COMPARATIVE STUDY
JOURNAL ARTICLE
RANDOMIZED CONTROLLED TRIAL

Phase-dependent modulation of proximal and distal postural responses to slips in young and older adults

P F Tang, M H Woollacott
Journals of Gerontology. Series A, Biological Sciences and Medical Sciences 1999, 54 (2): M89-102
10051861

BACKGROUND: Phase-dependent modulation of postural responses plays an important functional role in integrating reflexes into ongoing locomotion behaviors. This study tested the hypotheses that proximal and distal postural responses are modulated differently according to the phases of the gait cycle in young adults and that there is a decline in this modulatory ability with normal aging.

METHODS: Thirty-three healthy young adults (age = 25 +/- 4 years) and 32 healthy older adults (mean age 74 +/- 14 years) participated. Subjects walked across a movable force plate with its movement timed to heel strike or midstance to simulate a forward slip occurring at different times during the gait cycle. Surface electromyography was recorded from bilateral leg, thigh, hip, and trunk muscles. Kinematic data were collected from the right (perturbed) side of the body.

RESULTS: Postural responses to the heel strike slips occurred more frequently, and were of shorter latency, longer burst duration, and greater burst magnitude, than those in response to the midstance slips. Whereas the early and predominant postural responses came from bilateral tibialis anterior, rectus femoris, and biceps femoris muscles in heel strike slips, early postural responses were observed in bilateral erector spinae muscles in midstance slips. The late postural responses in midstance slips (from bilateral biceps femoris muscles and medial gastrocnemius and tibialis anterior of the nonperturbed leg) assisted in foot liftoff of the perturbed leg and earlier and safe landing with the nonperturbed leg. In response to the heel strike versus midstance slips, older adults preserved the phase-dependent modulatory abilities of the occurrence, onset latency, and burst duration of their postural responses, but not the ability to modulate burst magnitude, as compared to young adults.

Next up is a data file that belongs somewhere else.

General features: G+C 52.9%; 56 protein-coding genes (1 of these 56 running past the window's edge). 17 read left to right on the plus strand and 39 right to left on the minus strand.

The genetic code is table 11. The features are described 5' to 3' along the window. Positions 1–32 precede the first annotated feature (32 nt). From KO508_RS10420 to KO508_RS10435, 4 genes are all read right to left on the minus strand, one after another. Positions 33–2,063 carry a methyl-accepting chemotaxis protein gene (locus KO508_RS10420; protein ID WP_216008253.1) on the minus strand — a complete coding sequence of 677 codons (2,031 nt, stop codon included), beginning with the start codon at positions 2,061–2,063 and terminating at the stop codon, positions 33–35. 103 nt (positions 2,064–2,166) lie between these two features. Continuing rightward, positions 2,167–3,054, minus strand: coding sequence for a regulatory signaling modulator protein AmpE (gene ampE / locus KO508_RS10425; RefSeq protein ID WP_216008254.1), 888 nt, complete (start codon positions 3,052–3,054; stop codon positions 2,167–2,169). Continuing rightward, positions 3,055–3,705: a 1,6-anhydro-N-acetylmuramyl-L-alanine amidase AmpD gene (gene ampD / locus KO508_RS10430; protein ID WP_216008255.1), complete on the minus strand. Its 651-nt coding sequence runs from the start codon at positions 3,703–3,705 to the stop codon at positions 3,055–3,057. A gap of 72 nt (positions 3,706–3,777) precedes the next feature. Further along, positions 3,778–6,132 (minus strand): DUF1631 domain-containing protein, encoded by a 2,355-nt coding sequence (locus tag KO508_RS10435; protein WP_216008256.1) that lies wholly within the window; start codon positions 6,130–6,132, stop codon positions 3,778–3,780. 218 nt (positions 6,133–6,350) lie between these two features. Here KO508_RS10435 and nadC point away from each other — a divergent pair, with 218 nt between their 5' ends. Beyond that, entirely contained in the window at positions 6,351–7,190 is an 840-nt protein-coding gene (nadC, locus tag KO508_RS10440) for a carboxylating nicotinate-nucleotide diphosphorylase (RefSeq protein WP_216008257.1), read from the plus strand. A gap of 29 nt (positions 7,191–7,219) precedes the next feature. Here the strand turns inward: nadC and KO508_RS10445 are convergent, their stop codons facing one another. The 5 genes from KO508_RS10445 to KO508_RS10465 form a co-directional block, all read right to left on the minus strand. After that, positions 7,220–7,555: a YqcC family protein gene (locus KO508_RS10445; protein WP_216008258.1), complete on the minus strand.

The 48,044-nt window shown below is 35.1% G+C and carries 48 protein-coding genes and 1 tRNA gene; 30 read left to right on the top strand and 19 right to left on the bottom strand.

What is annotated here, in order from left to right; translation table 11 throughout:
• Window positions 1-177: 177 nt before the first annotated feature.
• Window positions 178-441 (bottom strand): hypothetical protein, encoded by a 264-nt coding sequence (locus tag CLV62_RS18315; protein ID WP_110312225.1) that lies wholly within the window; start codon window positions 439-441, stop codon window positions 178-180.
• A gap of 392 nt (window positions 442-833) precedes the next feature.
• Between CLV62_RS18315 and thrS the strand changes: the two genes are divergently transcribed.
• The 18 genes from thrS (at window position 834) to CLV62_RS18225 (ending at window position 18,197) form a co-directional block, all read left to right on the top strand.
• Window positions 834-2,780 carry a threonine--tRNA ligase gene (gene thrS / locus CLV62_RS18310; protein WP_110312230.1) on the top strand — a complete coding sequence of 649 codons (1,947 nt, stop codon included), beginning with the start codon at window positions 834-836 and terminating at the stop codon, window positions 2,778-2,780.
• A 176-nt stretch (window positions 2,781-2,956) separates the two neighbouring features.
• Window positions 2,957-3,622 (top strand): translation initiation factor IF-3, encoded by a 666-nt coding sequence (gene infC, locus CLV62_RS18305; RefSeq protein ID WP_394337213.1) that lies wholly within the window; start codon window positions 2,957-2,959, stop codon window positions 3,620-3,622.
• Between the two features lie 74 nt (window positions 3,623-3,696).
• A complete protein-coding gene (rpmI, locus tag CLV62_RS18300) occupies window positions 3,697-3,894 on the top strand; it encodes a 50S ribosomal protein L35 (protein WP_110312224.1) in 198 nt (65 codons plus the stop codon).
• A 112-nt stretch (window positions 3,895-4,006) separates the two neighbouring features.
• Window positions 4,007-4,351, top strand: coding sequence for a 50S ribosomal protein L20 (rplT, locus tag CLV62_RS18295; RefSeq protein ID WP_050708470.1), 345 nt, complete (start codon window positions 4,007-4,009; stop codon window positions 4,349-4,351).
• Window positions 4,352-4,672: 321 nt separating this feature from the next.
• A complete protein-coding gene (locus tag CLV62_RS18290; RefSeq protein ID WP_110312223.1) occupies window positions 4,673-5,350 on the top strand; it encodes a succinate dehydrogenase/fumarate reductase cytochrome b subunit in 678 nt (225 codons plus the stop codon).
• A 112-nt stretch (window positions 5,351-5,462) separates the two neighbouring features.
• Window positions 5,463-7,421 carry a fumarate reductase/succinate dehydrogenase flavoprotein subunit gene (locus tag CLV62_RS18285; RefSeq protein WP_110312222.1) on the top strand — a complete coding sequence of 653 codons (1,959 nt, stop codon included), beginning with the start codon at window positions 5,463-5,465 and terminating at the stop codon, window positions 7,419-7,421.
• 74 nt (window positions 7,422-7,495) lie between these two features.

CONCLUSION: Postural responses from the proximal and distal muscles in reaction to different temporal phasing of slips during the step cycle showed differential modulation to meet the different task requirements. Older adults preserve this modulatory ability but with limited capacity. Physiological or psychological factors may influence older adults' phase-dependent modulatory capacity.

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